Before I gave birth to each of my children, I knew their gender and had an inkling from the ultrasounds that they were reasonably healthy, but otherwise, had no idea what to expect, especially with our firstborn.
From the moment the kids were born, Ken and I would talk, sign, and sing to them. I can't tell you how many times I sang the Alphabet Song to those kids! We played with blocks, signing the colors every. single. time. We read picture books out loud and signed the names of all the farm animals over and over.
At only a few months of age, each of our kids began to understand our words and signs. "Milk" and "eat" were two of the first signs/words they recognized, of course!
Somewhere between 10 and 12 months, they began to first sign, then talk. Our oldest's first signs were "more" and "dog." The other two first signed "more" and "milk" and "daddy."
That first developmental year is full of great memories of hugging, cuddling, reading, feeding, nursing, napping, playing, teaching and repeating. And repeating. And repeating.
|I wish I knew who first created this. Love it!|
Here we are, expecting yet again. The "expecting" we are going through with adoption is similar to our expecting with our birth kids, yet SO different.
Our two sons will come to us as a three-year-old and two-year-old. It would be easy to expect them to "act their age," but they won't! The first year with them, we will be "babying" them quite a bit by rocking them, "nursing" them with a bottle or sippy cup at bedtime and nap time, teaching them very basic words for communication, cuddling, reading, playing, teaching and repeating, repeating, repeating, just like we did with our birth kids during their first year(s).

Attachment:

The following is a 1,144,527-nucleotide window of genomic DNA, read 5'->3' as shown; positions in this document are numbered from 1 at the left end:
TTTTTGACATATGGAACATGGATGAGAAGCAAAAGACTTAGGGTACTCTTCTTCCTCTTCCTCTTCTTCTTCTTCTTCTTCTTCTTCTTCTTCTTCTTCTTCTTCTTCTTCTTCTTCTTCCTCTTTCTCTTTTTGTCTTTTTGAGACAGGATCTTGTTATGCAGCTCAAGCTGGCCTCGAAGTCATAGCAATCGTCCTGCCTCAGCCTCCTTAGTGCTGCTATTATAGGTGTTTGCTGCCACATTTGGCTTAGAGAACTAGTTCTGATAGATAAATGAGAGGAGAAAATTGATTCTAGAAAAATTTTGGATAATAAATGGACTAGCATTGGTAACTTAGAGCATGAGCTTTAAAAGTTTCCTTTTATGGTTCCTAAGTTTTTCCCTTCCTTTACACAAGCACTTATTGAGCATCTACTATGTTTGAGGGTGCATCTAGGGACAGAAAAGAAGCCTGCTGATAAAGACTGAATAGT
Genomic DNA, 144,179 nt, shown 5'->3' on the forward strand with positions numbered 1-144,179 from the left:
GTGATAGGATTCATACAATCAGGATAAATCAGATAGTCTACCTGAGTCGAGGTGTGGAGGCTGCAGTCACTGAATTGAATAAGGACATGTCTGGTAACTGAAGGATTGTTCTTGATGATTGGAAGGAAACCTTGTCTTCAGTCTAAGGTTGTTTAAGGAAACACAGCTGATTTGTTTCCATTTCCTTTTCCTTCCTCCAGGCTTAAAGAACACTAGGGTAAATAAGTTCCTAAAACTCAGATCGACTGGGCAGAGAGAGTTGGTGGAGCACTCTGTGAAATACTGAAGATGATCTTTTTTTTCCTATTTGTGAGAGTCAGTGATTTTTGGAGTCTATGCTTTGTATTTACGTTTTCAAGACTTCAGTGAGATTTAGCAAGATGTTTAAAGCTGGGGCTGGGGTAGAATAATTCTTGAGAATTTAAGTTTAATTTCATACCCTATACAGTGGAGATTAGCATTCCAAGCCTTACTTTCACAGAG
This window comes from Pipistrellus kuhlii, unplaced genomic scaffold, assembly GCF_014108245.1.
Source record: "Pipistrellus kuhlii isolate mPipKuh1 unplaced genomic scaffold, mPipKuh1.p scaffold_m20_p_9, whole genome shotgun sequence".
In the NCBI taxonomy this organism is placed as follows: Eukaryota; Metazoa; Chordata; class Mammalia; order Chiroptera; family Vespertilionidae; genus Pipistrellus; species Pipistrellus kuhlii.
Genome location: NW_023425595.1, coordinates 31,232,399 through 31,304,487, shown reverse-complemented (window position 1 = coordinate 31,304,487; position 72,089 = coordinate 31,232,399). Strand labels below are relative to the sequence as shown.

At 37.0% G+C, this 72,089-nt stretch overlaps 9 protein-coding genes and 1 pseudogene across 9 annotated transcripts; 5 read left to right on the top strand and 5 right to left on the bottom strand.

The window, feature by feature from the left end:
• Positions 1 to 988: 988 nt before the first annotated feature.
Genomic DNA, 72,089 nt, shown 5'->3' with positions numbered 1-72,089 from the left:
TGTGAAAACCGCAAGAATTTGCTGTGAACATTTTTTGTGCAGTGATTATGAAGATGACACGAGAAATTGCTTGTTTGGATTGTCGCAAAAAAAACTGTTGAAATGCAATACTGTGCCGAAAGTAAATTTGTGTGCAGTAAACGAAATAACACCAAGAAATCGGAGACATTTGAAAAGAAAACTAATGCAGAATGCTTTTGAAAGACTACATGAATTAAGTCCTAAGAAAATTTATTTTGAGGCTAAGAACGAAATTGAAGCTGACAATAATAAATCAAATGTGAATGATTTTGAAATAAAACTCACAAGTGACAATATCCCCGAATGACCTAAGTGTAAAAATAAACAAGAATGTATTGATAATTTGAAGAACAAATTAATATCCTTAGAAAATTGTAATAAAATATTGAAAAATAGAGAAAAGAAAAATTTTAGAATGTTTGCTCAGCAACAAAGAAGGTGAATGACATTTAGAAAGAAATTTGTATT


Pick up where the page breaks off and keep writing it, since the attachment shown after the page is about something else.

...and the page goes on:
We have neighbors, friends and family with two- and three-year-old children. We are preparing ourselves to NOT compare our boys to those kids. It's going to take them quite a while, years even, to catch up. Kids who are adopted across national lines must acquire a new language. Most lose their fluency in their first language. With our boys, they are coming to us with little-to-no language at all. We don't expect that to hinder their acquisition of ASL. We expect that they will be little sponges! While we know they won't reciprocate language back us to us right away, we believe they will readily understand at least the basics.
So what do we expect?
We expect the boys to:
grieve the loss of everything they know as "normal"
attach to us fairly quickly, but not all of us at the same time
throw some major tantrums
be cute, giggling toddlers
have some sleep issues and night terrors
be frustrated in trying to communicate their needs
soak up language!
We DON'T expect them to act their age for a while, nor do we expect them to be "grateful" to us for adopting them. Tian has been with his foster family for a year. It may take that long or probably longer for him to truly know he is with his forever family.
One thing we've heard is that adoption isn't for the faint of heart. I don't think parenting is in general. We certainly have an adventure ahead of us! We could not do it without the hand of God on our lives, your prayers, and the amazing support we have from friends, family, and both the adoption and Deaf communities.
Here we go!!